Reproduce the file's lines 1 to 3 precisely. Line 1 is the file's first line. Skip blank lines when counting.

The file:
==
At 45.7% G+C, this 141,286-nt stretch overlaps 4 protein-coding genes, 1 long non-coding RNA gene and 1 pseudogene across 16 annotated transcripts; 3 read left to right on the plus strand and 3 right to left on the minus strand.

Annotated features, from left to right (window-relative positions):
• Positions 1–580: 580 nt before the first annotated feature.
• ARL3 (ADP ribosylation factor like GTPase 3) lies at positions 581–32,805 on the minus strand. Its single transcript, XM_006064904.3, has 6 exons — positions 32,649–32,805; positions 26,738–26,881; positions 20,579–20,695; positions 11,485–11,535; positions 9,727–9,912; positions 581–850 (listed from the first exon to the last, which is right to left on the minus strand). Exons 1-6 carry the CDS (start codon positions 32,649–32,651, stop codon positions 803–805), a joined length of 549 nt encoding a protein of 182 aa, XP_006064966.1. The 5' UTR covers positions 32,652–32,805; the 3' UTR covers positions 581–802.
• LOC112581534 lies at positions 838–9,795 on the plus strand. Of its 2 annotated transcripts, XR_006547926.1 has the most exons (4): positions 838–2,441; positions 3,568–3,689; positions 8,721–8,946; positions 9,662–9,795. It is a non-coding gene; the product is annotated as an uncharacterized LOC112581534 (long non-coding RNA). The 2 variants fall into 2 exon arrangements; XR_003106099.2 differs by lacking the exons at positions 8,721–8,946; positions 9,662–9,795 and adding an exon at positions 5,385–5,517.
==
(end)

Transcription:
At 45.7% G+C, this 141,286-nt stretch overlaps 4 protein-coding genes, 1 long non-coding RNA gene and 1 pseudogene across 16 annotated transcripts; 3 read left to right on the plus strand and 3 right to left on the minus strand.

Annotated features, from left to right (window-relative positions):
• Positions 1–580: 580 nt before the first annotated feature.